Last week, while shopping for groceries, I went into the bakery section and was pleased to see baguettes. The prospect of a nice sandwich for lunch and some garlic bread with dinner was just too enticing, so I bought one–baked fresh (so the label said).
I got home, pulled out my bread knife and… watched the bread crumble into small, crunchy little bits. It was beyond “day-old”, it was completely dried out1Not a complete loss for me, a little work with mortar and pestal while watching TV, and I topped off my supply of bread crumbs.
It cost me all of 50¢, so the money isn’t an issue. But this is a blog about public relations, not finance.
It obvious that the bread wasn’t baked that day. It was, at most, a 50¢ loss for the store. So… why lie? This is the classic PR mistake: “Penny wise, pound foolish”.
This store has lost my trust. If they’re willing to lie for 50¢ worth of bread, how can I trust them with $20 worth of meat? I can’t. The store lost a customer–and took a blow to their reputation–over 50¢ worth of day-old bread.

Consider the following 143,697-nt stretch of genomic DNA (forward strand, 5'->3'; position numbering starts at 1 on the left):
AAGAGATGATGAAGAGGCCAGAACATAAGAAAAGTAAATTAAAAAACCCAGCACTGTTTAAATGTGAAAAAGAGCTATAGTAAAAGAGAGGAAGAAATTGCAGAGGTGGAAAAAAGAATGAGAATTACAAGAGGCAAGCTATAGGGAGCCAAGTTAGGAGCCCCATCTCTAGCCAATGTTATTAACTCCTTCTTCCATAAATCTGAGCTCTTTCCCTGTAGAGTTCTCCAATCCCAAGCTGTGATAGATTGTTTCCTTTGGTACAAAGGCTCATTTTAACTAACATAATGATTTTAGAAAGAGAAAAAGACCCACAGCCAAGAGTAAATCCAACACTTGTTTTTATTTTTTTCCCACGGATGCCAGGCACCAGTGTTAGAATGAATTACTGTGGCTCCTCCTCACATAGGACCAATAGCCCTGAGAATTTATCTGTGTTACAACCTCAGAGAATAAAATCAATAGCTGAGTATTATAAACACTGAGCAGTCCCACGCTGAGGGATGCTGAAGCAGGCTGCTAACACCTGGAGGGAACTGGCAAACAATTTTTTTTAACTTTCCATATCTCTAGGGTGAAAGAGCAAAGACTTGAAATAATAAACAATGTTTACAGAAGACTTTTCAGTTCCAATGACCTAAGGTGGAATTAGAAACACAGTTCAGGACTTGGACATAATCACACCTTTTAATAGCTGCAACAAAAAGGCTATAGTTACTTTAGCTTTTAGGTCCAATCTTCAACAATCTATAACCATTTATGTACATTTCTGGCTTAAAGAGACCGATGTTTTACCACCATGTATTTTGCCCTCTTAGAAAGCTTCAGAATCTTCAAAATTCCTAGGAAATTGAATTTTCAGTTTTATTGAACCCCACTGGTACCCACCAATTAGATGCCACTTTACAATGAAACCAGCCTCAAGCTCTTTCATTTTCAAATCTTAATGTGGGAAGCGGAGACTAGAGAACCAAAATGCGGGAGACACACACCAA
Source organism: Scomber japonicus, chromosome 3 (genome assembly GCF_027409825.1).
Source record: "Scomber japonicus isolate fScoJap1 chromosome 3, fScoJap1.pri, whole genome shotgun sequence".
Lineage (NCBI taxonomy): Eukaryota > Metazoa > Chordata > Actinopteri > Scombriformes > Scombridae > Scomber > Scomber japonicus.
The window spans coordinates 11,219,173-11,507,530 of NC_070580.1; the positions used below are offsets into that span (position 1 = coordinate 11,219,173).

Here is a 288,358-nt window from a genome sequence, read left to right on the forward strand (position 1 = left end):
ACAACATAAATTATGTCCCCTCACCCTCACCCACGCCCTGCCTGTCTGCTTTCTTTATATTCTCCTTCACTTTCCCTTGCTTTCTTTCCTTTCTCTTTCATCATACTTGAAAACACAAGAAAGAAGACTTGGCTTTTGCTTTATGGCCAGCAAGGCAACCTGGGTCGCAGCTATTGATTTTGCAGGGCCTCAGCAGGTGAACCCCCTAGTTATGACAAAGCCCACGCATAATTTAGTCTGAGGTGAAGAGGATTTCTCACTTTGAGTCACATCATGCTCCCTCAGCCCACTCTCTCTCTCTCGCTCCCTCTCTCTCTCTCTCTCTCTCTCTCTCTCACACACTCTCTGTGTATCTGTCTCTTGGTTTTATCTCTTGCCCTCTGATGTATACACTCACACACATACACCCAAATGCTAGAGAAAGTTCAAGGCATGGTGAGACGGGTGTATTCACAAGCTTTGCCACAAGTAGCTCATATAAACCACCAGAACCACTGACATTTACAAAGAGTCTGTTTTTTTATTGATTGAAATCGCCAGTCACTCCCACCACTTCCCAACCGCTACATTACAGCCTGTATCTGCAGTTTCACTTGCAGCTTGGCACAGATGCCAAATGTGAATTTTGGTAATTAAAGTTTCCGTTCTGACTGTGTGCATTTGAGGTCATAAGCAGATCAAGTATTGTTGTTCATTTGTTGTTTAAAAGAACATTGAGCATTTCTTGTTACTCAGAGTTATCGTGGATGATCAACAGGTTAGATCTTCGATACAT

When you’re dealing with your customers are you selling “day old bread”? Are you trying to get away with things? Are you lying to them and hoping they don’t notice?
I’ll let you in on a little secret: they notice. They might not call you on it, but they notice. And they remember. And they talk about it.
If you value your customers–and your business–throw away the “old bread”. Or… make croutons and panko breading.
This post originally appeared on Geekistan: 2016-01-22
Blaze is the founder of Redleaf Consulting. He started as a dishwasher at the age of 15, and worked his way up to Director of Marketing for a Sino-German joint venture in Jiangsu, China. He has over 25 years of experience in education, communication, and marketing.
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|1.||↑||Not a complete loss for me, a little work with mortar and pestal while watching TV, and I topped off my supply of bread crumbs.|